Allow the shortbread to cool in the tin before turning out and slicing.

Try to have some left over to avoid a biscuit deficit disaster the day after baking.

These meltingly tantalising biscuits were delicious, they literally did melt in the mouth. They were very quick and easy to make, even after a very full on day at work.  I have a feeling I’ll be making them again soon.

Wholemeal drop scones – what’s not to like?!

My youngest was out playing football this morning and I knew that he and hubby (who had been standing on the touchline for a couple of hours) would be needing something warming for lunch, so I prepared some of our all time favourite warm but quick and easy to make wholemeal drop scones:



They did the trick, delicious and hot, oozing with melting butter. Here’s my version of the recipe (from River Cottage Every Day) by Hugh Fearnley-Whittingstall:


Makes about 21:


250g self raising wholemeal flour

a pinch of baking powder

a pinch of sea salt

25g caster sugar

275ml milk

50g butter, melted (I used Bertoli, an olive oil based butter substitute and it worked perfectly) plus extra for buttering the scones

a little sunflower oil


Sift the flour, baking powder and salt into a large bowl, stir in the sugar and make a well in the centre and break in the eggs. Pour in about half of the milk and whisk gently to form a thick paste, gradually add the rest of the milk and the melted butter. Beat until the batter is the consistency of thick cream.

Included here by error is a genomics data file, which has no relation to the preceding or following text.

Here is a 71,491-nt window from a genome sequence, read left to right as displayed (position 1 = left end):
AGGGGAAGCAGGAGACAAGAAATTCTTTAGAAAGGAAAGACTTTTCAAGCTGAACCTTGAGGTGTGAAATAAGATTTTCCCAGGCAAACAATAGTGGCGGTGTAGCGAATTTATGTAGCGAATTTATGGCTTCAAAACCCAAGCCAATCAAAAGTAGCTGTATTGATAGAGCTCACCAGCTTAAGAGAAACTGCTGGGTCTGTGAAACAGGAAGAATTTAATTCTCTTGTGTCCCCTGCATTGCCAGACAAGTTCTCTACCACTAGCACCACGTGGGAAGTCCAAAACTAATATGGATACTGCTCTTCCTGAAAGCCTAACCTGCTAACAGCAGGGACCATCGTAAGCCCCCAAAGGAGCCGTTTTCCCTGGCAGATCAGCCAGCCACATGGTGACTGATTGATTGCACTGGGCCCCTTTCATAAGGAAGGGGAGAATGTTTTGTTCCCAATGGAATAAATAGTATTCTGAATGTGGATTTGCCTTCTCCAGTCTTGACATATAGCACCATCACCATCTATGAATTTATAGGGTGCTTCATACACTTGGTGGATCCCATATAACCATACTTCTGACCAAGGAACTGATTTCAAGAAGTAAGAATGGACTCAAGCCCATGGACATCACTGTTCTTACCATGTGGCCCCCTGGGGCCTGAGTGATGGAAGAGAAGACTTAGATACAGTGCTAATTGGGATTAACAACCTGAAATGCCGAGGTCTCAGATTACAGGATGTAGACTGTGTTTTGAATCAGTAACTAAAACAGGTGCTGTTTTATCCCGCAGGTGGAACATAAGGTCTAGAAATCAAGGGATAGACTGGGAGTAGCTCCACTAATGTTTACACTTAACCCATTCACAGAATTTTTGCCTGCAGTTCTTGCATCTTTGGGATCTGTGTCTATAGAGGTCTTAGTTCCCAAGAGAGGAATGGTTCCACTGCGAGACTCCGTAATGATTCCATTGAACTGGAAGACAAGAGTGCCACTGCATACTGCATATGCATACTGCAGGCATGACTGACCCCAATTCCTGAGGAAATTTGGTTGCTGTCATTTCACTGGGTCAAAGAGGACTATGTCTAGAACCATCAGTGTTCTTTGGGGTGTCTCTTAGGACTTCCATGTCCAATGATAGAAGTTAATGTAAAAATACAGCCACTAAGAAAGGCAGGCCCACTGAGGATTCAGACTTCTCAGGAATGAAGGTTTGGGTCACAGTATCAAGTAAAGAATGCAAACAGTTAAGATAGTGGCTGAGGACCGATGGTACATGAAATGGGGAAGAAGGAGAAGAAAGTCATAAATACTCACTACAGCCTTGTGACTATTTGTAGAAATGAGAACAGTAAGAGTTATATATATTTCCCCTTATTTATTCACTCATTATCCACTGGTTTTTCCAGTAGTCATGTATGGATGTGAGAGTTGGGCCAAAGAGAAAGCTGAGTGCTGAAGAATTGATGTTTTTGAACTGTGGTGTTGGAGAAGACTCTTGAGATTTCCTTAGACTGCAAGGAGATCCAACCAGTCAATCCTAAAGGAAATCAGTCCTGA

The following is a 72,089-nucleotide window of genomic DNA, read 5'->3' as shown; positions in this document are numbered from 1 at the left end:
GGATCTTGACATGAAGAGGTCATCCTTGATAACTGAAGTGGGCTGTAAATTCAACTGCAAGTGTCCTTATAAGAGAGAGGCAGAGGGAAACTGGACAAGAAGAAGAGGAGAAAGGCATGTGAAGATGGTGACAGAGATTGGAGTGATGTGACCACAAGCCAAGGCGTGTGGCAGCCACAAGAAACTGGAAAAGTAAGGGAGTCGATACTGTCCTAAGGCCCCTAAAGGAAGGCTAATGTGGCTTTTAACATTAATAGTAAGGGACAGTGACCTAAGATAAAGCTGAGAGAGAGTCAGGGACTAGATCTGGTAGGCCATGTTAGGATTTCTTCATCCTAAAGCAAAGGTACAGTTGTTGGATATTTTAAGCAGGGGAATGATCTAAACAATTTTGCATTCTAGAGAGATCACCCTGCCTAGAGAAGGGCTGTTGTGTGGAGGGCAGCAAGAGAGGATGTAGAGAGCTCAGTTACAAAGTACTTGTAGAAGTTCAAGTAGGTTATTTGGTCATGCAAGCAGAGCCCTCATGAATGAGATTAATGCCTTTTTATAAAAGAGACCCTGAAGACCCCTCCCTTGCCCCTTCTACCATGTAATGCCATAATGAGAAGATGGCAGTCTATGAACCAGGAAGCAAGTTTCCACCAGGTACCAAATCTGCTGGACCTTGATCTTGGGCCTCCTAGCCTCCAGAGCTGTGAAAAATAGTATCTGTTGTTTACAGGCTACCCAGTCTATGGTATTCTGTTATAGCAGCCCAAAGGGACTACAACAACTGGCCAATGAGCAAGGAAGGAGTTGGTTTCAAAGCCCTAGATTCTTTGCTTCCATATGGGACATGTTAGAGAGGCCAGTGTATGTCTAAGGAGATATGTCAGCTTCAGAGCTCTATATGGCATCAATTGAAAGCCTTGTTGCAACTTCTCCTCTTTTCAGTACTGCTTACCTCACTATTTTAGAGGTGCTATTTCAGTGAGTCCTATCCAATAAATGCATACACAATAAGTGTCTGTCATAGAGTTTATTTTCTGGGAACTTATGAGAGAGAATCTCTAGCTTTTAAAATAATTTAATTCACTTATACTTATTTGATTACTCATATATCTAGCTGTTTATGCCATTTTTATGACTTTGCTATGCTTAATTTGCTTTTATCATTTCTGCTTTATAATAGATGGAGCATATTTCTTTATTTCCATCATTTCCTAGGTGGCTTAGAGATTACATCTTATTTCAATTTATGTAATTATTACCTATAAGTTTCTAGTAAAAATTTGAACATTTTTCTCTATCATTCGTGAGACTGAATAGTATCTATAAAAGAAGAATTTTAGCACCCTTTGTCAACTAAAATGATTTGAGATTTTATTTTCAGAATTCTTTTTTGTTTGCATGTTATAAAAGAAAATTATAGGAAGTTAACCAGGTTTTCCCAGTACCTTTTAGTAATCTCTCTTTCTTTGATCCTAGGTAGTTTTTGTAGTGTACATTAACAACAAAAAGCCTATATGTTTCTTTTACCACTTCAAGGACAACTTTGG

Put a frying pan over a medium heat, if you have an oil sprayer, spray a tiny amount of oil over the base of the pan, alternatively rub the base of a pan with some oil dribbles onto a sheet of kitchen paper. Drop desert spoonfuls of the batter into the pan – I normally manage 6 around the outside edge and 1 in the middle.

Once bubbles are appearing on the surface of the scones, flip them over to brown the other side – this will only take 30 seconds or so. Tip the scones onto a warm plate and top with a little butter. Add some more oil to the frying pan and cook the next batch. These ingredients normally make 21 drop scones for us, depending on how big I make them on the day.

Serve and eat straight away, be prepared for them all to rapidly disappear. If you do have some left over, store them in an air tight container and refrigerate over night. They are really tasty cold with just the smallest smear of extra butter (or butter substitute).

I was tempted to make these recently with white self raising flour but be warned, they are nowhere near as tasty as the wholemeal ones and they were not good the following day. It’s wholemeal flour in this recipe for us from now on.


Caramel Conundrum …

I was lucky enough to receive ‘Short and Sweet’ by Dan Lepard this Christmas and today decided to make his caramel sauce – my sister-in-law and two nieces were coming for lunch today and I wanted to give the children something special on their ice cream. It went completely WRONG!! The recipe said to boil 100g caster sugar with 25ml water and to keep boiling until the liquid went a deep red colour. I didn’t even get that far as within a few moments, all the water had evaporated and I was left with 100g of caster sugar!! Time was against me so I didn’t get the chance to have another go at the same recipe. Instead I used the recipe for the caramel that I’d made for the Salted Caramel Tart earlier this week, I doubled the amount of cream as I wanted the caramel to be a pouring sauce – it was delicious:



So far as the children were concerned, being able to top their ice cream off with caramel sauce, maltesers, marshmallows and/or raspberries, was a real hit!